Inside a failed IBM 083 germanium transistor. The silver-colored square in the middle is the germanium die, wired to the base pin. The dot in the middle is tin alloy, forming the collector, with a wire to the collector pin on the left. A smaller dot on the other side of the germanium die forms the emitter, wired to the pin on the right.

Conclusions

This was a harder problem to diagnose than most of the IBM 1401 issues. But we managed to track down the problem, replace the bad card, and get the printer back in operation. One nice thing about the IBM 1401 compared to modern systems is that it's not a black box—you can look inside all the circuitry, down to the individual transistors. In this case, we were able to find the bad transistor that was causing the system failure, and even determine that it was probably corrosion that killed the transistor.

I announce my latest blog posts on Twitter, so follow me at @kenshirriff for future articles. I also have an RSS feed. The Computer History Museum in Mountain View runs demonstrations of the IBM 1401 on Wednesdays and Saturdays so if you're in the area you should definitely check it out (schedule).

Notes and references

  1. One reason for the IBM 1403's high quality printing was its use of a type chain instead of typebars or a drum. Many earlier line printers used rows of typebars or a rotating drum of characters. Any timing imprecision would change the vertical positioning of characters, yielding ugly wavy text. The 1403, on the other hand, used a horizontally rotating chain of characters so misalignment caused a hardly-noticeable change in the spacing between characters. 

  2. You might expect that the 132 hammers align with 132 type slugs, so the matching hammers all fire at once, but that's not what happens. Instead, the hammers and type slugs are spaced slightly differently, so only one hammer is aligned at a time, and a tiny movement of the chain lines up a different hammer and type slug. (Essentially they form a vernier.) Specifically, every 11.1 microseconds, the chain moves 0.001 inches. This causes a new hammer / type slug alignment. For mechanical reasons, every third hammer lines up in sequence (1, 4, 7, ...) until the end of the line is reached; this is called a "subscan" and takes 555 microseconds. Two more subscans give each hammer in the line an option to fire, forming a print scan of 1.665 milliseconds. 48 print scans give each hammer a chance to print each character, and then the 49th print scan is used for error checking. (For more details of this timing, see Manual of Instruction, page 37.)

    The mechanism of scans and subscans may seem excessively complicated. But what it accomplishes is matching up the fast "electronic world" with the slower "mechanical world." Specifically, every 11.1 microseconds, a hammer and type slug line up. The computer reads the character in that column from core, compares it to the character on the type slug, and if they match, it fires the hammer. The important thing here is that a core memory cycle matches the time between hammer alignments, making it possible to read the character from core for each hammer alignment. If you want more information on how the print chain works, I have an animation here.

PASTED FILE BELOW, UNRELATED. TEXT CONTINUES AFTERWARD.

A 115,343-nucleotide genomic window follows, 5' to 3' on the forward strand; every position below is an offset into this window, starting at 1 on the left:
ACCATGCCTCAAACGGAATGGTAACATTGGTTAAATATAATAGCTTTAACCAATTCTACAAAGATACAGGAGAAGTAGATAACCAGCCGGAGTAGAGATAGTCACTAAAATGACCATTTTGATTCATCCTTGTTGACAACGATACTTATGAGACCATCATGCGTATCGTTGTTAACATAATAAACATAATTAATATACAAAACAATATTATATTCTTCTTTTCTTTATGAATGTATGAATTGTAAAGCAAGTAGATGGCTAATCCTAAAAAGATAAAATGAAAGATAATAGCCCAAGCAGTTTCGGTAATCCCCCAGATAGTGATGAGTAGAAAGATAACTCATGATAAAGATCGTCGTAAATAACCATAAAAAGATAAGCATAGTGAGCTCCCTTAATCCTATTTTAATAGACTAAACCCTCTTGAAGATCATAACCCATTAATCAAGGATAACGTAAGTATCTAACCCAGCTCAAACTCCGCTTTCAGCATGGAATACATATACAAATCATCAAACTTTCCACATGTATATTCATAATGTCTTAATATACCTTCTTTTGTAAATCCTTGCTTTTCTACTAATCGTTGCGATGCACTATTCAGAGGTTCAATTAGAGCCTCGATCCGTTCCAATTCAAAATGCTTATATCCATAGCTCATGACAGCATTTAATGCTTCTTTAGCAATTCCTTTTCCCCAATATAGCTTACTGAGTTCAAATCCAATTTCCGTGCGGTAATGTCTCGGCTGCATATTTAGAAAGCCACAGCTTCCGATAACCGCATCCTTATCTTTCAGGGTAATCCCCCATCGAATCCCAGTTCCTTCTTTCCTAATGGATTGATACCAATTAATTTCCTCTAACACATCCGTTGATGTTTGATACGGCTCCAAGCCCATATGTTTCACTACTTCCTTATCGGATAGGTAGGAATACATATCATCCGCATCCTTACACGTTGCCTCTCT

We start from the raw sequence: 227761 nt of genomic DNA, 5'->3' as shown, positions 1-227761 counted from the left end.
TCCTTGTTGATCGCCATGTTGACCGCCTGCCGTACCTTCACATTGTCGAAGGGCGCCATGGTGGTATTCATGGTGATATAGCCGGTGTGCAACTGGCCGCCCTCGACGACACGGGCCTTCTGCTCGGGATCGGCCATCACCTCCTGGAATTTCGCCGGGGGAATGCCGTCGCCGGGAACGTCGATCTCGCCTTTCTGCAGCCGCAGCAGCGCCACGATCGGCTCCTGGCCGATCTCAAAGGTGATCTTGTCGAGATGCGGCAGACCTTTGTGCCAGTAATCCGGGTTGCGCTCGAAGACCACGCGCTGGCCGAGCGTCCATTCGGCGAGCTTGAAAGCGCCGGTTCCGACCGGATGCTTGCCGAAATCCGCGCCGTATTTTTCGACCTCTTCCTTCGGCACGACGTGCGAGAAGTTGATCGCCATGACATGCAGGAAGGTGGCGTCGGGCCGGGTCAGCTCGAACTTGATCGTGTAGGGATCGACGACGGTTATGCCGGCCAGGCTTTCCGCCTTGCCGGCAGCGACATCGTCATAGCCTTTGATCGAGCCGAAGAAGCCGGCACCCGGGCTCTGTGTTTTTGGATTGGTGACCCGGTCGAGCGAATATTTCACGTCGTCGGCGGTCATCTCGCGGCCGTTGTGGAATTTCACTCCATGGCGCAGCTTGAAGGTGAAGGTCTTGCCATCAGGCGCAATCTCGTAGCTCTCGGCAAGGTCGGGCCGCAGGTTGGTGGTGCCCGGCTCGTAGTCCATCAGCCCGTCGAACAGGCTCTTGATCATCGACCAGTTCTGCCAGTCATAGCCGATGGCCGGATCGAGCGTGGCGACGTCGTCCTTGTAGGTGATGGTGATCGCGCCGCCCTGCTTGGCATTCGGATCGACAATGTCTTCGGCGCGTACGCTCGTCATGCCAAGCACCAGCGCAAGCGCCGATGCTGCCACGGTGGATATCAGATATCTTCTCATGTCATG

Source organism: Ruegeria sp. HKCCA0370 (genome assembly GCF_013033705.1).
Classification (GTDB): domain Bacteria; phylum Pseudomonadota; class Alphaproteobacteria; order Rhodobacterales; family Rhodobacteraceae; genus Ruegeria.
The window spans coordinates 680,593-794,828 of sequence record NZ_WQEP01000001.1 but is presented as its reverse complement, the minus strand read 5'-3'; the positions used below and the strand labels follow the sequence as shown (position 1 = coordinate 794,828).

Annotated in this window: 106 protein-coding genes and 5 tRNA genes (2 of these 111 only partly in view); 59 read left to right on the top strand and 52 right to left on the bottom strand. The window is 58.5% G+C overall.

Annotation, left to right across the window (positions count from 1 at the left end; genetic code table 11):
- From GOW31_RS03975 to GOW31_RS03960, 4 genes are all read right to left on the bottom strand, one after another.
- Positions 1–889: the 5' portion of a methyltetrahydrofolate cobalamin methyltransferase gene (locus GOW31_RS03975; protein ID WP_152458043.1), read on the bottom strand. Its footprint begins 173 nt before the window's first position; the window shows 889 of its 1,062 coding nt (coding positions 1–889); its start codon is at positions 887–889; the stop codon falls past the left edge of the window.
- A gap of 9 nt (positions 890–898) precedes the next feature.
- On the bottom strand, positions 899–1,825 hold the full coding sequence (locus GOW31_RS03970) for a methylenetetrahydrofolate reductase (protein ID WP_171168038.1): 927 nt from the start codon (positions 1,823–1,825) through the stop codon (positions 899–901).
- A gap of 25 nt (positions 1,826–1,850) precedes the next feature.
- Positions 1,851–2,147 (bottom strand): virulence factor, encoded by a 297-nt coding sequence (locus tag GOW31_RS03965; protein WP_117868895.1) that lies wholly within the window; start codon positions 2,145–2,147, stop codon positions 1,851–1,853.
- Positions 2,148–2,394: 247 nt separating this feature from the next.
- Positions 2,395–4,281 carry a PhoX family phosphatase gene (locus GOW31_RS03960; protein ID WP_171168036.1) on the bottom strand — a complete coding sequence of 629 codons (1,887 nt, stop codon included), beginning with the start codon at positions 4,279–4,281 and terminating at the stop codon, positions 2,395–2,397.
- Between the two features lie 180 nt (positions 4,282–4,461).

One subtlety is that a hammer takes 1.52 milliseconds to impact (Manual of Instruction, p32). Thus, it's not really the case that the hammer fires when it lines up with the type, but when it will be lined up 1.52 milliseconds in the future. 

  3. It may seem excessive that the 1401 had multiple checks to ensure that the printer was operating properly. But for a business computer, print errors could be catastrophic: imagine if a day's payroll checks had a digit printed wrong or tax forms were printed incorrectly. IBM's scientific computers had much less error checking than the business computers, on the assumption that scientists would notice problems. 

  4. The 1401 stores 4,000 characters in core memory, not 4096, because it is a decimal machine (i.e. BCD), with decimal addresses. Its memory can be expanded to 16,000 characters with a dishwasher-sized memory expansion unit; I wrote about repairing this unit here. I wrote more about the 1401's core memory here

  5. Recording each hammer fire in core memory isn't done by the computer writing to core memory. Instead, each hammer is physically wired directly to a particular core; 132 wires from the hammer electromagnets to the cores. When a hammer fires, the current pulse from the hammer's electromagnet goes through a wire wrapped through the corresponding core, magnetizing that core. (You can see these wires in the earlier picture of the cores.)